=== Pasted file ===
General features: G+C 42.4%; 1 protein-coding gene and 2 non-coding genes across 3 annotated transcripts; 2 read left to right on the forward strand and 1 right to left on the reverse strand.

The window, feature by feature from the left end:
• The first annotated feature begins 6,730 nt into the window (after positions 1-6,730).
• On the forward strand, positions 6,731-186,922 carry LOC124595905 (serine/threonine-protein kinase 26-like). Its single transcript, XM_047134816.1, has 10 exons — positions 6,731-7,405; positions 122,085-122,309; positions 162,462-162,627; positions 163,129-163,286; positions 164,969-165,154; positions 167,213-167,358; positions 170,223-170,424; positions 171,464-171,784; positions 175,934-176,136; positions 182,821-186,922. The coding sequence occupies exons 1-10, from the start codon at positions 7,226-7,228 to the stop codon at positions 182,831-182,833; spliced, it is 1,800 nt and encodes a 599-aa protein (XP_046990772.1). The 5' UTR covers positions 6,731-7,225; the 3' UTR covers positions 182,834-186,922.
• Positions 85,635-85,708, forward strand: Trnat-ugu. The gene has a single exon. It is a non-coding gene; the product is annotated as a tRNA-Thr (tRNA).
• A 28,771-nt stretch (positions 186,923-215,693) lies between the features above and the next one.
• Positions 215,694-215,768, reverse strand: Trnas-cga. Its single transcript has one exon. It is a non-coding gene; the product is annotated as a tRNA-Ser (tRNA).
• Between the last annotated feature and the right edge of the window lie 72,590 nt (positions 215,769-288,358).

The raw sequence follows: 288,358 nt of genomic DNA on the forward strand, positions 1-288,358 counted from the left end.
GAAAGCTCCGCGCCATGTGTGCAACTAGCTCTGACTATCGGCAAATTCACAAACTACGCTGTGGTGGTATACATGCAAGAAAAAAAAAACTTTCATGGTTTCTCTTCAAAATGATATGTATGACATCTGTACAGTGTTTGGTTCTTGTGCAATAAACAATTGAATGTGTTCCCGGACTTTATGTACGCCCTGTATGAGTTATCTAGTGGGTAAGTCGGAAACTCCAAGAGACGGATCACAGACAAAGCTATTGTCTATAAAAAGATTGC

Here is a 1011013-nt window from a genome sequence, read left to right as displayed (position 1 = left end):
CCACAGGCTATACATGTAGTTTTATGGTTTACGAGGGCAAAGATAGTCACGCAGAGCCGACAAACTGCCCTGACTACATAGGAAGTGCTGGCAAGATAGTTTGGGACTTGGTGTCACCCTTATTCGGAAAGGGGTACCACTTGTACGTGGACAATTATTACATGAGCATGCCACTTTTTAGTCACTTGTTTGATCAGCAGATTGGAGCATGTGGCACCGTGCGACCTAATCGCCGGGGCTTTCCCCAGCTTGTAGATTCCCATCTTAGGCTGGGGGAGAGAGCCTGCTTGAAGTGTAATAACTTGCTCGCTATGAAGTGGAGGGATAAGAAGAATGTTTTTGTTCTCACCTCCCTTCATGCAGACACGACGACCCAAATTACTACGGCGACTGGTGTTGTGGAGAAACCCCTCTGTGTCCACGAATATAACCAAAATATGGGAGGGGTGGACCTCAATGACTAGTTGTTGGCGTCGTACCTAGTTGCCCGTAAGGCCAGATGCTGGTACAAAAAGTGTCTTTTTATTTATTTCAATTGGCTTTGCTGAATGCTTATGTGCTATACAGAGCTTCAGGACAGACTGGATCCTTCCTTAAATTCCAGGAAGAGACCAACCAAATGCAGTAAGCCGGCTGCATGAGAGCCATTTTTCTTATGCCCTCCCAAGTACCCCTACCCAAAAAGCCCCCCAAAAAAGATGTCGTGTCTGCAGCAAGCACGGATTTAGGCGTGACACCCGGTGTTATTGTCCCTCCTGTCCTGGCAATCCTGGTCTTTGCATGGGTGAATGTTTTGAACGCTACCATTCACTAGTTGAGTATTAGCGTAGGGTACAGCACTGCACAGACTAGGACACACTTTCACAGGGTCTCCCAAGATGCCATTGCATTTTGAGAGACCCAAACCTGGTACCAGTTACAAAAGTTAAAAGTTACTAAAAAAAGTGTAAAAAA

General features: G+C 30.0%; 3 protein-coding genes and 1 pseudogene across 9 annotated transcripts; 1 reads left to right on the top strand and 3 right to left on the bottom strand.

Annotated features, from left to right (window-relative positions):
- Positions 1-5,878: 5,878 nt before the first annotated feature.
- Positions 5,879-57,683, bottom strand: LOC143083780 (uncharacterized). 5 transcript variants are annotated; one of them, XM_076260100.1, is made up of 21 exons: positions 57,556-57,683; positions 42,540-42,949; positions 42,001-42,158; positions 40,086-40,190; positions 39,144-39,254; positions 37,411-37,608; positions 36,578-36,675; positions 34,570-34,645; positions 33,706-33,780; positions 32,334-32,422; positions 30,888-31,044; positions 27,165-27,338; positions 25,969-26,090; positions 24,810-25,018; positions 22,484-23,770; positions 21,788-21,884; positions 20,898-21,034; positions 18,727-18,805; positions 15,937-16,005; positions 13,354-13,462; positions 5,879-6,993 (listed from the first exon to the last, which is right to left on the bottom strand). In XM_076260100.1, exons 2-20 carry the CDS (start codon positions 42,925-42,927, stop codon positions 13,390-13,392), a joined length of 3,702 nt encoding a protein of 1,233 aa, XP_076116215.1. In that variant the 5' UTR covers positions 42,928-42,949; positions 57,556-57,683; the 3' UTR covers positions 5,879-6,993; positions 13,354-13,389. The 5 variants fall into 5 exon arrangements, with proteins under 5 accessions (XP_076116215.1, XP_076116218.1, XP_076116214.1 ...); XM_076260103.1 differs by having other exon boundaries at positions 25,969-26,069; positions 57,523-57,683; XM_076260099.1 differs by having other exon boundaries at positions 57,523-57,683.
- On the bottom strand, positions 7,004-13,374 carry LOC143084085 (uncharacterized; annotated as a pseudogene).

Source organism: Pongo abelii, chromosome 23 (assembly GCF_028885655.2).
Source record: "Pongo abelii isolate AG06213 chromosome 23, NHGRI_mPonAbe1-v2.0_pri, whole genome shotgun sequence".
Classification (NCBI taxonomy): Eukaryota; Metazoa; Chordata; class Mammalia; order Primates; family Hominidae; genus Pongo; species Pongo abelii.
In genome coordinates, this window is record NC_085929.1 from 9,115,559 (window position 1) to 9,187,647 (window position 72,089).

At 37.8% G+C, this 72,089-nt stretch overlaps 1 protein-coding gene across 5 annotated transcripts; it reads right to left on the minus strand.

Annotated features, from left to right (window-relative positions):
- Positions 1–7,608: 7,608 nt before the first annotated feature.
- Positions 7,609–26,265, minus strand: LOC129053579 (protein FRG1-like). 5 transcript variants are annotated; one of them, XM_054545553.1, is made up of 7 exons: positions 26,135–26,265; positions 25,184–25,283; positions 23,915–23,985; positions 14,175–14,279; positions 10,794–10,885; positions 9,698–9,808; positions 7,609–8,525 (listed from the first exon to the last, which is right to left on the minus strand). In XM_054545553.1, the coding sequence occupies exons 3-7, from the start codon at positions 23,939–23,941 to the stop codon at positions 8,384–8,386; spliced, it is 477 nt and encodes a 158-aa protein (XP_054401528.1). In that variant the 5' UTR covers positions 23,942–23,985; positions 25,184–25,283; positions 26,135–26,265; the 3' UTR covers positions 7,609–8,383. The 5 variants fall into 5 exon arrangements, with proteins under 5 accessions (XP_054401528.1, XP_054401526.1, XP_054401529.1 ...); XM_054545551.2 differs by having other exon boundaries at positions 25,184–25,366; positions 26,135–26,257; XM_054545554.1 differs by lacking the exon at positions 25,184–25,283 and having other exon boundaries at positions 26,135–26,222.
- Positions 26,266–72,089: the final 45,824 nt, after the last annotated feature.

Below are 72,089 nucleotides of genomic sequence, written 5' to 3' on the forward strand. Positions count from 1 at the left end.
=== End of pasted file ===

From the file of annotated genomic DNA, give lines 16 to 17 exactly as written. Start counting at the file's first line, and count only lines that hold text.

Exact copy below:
- Positions 5,879-57,683, bottom strand: LOC143083780 (uncharacterized). 5 transcript variants are annotated; one of them, XM_076260100.1, is made up of 21 exons: positions 57,556-57,683; positions 42,540-42,949; positions 42,001-42,158; positions 40,086-40,190; positions 39,144-39,254; positions 37,411-37,608; positions 36,578-36,675; positions 34,570-34,645; positions 33,706-33,780; positions 32,334-32,422; positions 30,888-31,044; positions 27,165-27,338; positions 25,969-26,090; positions 24,810-25,018; positions 22,484-23,770; positions 21,788-21,884; positions 20,898-21,034; positions 18,727-18,805; positions 15,937-16,005; positions 13,354-13,462; positions 5,879-6,993 (listed from the first exon to the last, which is right to left on the bottom strand). In XM_076260100.1, exons 2-20 carry the CDS (start codon positions 42,925-42,927, stop codon positions 13,390-13,392), a joined length of 3,702 nt encoding a protein of 1,233 aa, XP_076116215.1. In that variant the 5' UTR covers positions 42,928-42,949; positions 57,556-57,683; the 3' UTR covers positions 5,879-6,993; positions 13,354-13,389. The 5 variants fall into 5 exon arrangements, with proteins under 5 accessions (XP_076116215.1, XP_076116218.1, XP_076116214.1 ...); XM_076260103.1 differs by having other exon boundaries at positions 25,969-26,069; positions 57,523-57,683; XM_076260099.1 differs by having other exon boundaries at positions 57,523-57,683.
- On the bottom strand, positions 7,004-13,374 carry LOC143084085 (uncharacterized; annotated as a pseudogene).